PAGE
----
Can they be incorporated into massages and facials?
Essences can be added into creams and lotions very easily. This is also the best way to offer them to patients who may wish to avoid ingesting alcohol. Simply add a few drops into a base lotion and apply during a treatment. Alternatively, add the drops to face or body cream for daily use.
How can I find out more or undertake training?
The British Flower & Vibrational Essences Association (BFVEA) contains a wealth of research and information about the various UK essence ranges and also a member directory, where you can find details of registered practitioners. Their website also lists accredited training courses where you can learn about various ranges and producers and how to make essences of your own. The Bach Centre in Oxfordshire offers training on the Bach Remedies.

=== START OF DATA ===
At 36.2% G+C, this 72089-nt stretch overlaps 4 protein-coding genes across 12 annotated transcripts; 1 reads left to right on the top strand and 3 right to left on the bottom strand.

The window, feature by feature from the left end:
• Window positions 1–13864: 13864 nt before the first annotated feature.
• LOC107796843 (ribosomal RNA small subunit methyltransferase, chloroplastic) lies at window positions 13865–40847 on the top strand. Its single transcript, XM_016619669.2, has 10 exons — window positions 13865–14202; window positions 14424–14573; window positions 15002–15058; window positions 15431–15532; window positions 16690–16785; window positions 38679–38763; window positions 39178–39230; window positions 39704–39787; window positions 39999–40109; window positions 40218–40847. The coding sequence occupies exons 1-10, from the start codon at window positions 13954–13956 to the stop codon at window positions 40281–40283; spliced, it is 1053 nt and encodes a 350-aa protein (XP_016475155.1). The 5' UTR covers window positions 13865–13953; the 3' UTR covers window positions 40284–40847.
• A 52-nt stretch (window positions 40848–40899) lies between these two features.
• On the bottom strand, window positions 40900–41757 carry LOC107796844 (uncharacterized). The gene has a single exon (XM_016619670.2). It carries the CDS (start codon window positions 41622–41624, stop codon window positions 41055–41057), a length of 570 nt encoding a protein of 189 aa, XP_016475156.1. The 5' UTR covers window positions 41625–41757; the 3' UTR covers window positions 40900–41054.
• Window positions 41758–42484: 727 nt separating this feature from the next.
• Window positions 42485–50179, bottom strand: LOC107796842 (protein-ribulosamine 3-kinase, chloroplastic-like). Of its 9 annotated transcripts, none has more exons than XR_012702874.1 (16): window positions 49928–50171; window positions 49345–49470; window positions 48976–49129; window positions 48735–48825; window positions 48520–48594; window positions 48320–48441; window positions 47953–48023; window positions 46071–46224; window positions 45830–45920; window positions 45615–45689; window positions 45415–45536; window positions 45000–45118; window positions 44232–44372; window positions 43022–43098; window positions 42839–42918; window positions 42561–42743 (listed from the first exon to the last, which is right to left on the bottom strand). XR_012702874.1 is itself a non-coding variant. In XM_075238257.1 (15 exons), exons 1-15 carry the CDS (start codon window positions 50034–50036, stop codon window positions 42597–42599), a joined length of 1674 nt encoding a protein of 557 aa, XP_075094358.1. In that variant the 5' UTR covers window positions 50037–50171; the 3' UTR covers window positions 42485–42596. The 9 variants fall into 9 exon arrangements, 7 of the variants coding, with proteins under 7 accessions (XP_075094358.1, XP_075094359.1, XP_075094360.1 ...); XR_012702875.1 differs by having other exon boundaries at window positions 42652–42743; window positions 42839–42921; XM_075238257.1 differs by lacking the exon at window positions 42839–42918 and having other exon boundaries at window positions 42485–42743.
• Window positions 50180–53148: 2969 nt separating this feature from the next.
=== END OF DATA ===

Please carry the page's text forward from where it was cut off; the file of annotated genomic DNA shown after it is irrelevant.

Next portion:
What makes them special?
Flower essences are wonderful tools for emotional well-being. Their energy is light and refined and their effects can be gentle, yet effective. The biggest benefit of using flower essences is that they reconnect you to plants and nature, something that is essential for all of us at this time in our planet’s history.
This was an article that I wrote for Holistic Therapist Magazine in the October 2018 edition, a UK magazine for Holistic Therapists and designed specifically for the desires and requirements of practising and studying holistic and Complementary professionals.